Ronald S. Warren
As we enter 2010, much uncertainty remains about how personnel and policy changes at FDA and CDRH may impact the medical device industry. In 2009, there were a number of shifts at the agency that could transform the regulatory landscape for device and diagnostic manufacturers in the United States.
First and foremost was the appointment of Margaret Hamburg, MD, as FDA commissioner. In her first year at the head of the agency, she has highlighted the need for improved food safety and has promised increased enforcement and faster agency action for device violations. Moreover, she has publically stated that CDRH has had significant troubles and that big changes are in order for the device review process. Some of the CDRH troubles stem from the controversy related to the 510(k) approval of a knee-repair device. Claiming that the scientific review of this application had been compromised, disgruntled CDRH employees wrote to Congress asking for an investigation into potential industry influence. Later in the year, former Commissioner von Eschenbach admitted that FDA was under undue pressure and influence in the ReGen Menaflex 510(k) clearance. In the shadow of this controversy, long-time CDRH director Dan Schultz resigned and has been replaced with Acting Director Jeffrey Shuren.
Under new leadership, FDA has promised to evaluate the decision-making process with CDRH, and, in particular, the policies and process related to 510(k) reviews. The agency has engaged the Institute of Medicine to perform an audit of the 510(k) process, a $1.3-million program underway through 2011. The aims of this audit are to focus on postmarket research, to increase transparency and to establish clear procedures to resolve differences in FDA decision making. Furthermore, the agency has initiated its own internal review of the 510(k) process, and ODE Director Donna Bea-Tillman has asked device branch chiefs to flag devices that raise new questions of safety and effectiveness or have new intended uses.
In addition to changes within FDA, there are significant external forces that may result in other changes. For example, early in the year the General Accounting Office reported that the 510(k) program was inappropriately used to clear hundreds of products. Last year, Congress called for FDA to finalize classifications on pre-amendment devices, and the House and Senate held hearings on the device review process. Legislatively, there are pending bills related to food safety and possible changes in preemption rules related to device liability laws.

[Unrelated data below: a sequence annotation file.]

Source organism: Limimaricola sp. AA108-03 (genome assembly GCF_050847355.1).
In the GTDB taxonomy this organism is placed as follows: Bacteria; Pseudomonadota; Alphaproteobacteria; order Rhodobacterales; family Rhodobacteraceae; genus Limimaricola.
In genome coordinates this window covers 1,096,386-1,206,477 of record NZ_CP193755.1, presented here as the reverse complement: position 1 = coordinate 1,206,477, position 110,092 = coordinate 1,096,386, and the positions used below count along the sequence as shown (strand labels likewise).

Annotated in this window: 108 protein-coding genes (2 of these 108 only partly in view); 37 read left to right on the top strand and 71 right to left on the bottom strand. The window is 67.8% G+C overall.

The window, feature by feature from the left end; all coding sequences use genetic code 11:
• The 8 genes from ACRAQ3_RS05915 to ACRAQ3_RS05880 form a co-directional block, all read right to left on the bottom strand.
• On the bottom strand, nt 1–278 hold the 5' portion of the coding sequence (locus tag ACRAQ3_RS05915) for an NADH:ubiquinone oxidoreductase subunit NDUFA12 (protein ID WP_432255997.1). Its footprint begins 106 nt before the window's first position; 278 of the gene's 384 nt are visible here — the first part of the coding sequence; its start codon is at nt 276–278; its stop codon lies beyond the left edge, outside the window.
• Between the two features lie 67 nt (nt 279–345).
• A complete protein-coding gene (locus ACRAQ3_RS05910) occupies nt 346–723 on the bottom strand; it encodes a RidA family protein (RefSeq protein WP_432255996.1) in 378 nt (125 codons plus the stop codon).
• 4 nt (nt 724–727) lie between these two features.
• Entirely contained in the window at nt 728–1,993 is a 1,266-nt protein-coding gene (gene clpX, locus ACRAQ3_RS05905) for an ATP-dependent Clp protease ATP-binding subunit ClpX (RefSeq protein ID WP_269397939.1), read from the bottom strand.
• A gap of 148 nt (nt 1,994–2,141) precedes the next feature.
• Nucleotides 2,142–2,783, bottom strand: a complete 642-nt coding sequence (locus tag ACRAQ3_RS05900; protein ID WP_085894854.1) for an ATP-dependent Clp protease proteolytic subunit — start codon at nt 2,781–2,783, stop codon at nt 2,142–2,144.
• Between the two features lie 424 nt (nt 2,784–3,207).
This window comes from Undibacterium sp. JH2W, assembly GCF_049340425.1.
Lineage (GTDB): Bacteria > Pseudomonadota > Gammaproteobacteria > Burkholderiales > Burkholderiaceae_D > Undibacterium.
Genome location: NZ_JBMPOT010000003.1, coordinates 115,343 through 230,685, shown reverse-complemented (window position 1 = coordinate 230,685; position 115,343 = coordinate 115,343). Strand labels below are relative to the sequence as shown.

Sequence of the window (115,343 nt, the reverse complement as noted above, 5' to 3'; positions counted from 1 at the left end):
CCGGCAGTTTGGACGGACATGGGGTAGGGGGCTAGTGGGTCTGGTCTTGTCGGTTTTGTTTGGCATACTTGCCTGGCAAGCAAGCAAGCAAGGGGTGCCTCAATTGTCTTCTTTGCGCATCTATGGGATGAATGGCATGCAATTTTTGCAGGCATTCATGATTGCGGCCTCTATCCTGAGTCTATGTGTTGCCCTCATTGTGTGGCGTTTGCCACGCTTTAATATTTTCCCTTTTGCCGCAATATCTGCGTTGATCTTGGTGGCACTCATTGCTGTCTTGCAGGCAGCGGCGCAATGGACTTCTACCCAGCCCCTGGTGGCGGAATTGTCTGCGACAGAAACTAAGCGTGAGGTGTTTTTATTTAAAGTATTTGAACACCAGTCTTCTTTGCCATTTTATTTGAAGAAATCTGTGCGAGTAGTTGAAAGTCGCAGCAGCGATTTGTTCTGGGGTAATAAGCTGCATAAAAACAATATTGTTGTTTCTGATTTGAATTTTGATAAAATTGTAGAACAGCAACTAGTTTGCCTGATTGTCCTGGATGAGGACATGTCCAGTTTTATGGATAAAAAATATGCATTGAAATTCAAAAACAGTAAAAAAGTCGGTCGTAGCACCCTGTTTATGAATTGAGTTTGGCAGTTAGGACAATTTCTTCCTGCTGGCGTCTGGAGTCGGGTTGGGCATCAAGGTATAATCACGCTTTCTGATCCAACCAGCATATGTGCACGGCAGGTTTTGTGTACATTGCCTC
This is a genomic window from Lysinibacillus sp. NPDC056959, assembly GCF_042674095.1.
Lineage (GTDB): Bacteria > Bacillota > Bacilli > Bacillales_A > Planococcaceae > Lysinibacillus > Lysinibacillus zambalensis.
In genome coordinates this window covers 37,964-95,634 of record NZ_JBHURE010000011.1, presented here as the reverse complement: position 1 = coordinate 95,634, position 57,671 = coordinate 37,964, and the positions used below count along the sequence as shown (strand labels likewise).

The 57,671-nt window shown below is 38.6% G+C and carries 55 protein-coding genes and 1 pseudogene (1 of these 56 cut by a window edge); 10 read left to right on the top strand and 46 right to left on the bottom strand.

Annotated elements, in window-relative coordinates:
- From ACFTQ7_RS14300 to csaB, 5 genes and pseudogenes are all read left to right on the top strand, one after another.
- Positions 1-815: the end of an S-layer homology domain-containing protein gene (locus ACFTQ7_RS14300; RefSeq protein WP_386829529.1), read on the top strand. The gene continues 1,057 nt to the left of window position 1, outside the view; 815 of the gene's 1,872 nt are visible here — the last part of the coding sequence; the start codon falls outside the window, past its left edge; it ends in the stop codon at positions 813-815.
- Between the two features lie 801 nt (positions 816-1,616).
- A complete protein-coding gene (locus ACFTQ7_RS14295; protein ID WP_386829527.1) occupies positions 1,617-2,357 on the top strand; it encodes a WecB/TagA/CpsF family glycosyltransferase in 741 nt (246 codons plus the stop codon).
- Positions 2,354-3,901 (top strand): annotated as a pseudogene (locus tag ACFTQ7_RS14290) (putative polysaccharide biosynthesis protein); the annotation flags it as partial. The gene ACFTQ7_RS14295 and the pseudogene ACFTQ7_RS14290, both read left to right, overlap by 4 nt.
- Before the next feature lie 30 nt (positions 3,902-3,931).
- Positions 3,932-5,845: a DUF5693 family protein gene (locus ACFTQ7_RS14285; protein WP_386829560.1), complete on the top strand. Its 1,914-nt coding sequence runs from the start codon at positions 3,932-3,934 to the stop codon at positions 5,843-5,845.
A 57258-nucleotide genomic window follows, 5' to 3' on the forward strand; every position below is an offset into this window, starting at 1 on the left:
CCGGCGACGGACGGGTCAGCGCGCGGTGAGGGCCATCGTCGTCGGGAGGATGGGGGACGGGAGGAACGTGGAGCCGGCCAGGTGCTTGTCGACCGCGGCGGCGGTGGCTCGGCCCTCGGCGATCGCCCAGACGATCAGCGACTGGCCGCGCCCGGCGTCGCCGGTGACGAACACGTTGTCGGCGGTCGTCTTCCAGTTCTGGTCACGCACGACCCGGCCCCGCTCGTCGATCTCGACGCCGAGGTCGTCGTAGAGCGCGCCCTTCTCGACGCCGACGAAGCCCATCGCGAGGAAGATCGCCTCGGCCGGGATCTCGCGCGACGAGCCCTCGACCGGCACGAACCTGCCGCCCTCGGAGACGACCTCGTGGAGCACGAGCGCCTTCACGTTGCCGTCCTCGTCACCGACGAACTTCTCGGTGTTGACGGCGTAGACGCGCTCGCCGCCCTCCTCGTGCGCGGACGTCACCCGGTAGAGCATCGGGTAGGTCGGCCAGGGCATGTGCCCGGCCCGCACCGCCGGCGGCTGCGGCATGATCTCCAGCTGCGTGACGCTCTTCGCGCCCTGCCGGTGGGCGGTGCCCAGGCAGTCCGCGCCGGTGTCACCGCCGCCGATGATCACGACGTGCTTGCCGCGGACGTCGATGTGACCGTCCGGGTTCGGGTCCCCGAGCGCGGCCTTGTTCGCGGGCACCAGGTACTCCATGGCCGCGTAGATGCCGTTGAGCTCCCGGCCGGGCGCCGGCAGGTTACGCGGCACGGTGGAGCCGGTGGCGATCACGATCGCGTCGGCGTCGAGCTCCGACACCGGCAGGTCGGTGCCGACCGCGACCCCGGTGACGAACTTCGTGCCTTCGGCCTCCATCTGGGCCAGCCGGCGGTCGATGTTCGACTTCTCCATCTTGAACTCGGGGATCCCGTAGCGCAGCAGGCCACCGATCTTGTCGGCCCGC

It was a distressing year for the agency. In my view, these changes have created ongoing challenges for companies seeking to get clear guidance on timely approvals of product premarket applications. The implications for 2010 include a slowdown in some reviews and requests for information by review staff particularly for devices with new intended uses or technological characteristics. Industry should also expect to see more enforcement action, particularly for postapproval obligations and in areas where the agency has employed "enforcement discretion" (molecular diagnostic tests, for example). In the longer term, devices are more likely to be classified upward—PMA instead of 510(k)—where there are no clear predicate devices or where there is an expansion of claims and intended use.
The ongoing issues at FDA will take some time to play out. In the meantime, companies are well advised not to "push the envelope" on product claims or ignore their postapproval obligations. Companies with innovative products should take advantage of early collaboration meetings (i.e., pre-IDE process) with CDRH. It will not be surprising if we see a trend in premarket applications requiring more clinical data for Class II devices, and more PMA applications required for innovative or higher risk products. While the coming year will likely result in more industry frustration, companies can benefit from careful regulatory planning and early communication with CDRH on product submissions.
Ronald S. Warren is a principal consultant in the regulatory services group at MDCI, a full-service CRO and regulatory consulting firm focused on the medical device industry. He has more than 22 years of regulatory and clinical affairs experience, with specific expertise in IVD products, human-derived tissue-engineered products, and cardiovascular devices. He has coordinated and led multiple pre-IDE meetings and been involved in the submission and preparation of PMAs, 510(k)s, PMA supplements and IDEs for various clinical indications. Find out more about the company by viewing its listing in the Consultants Directory or by going to its website.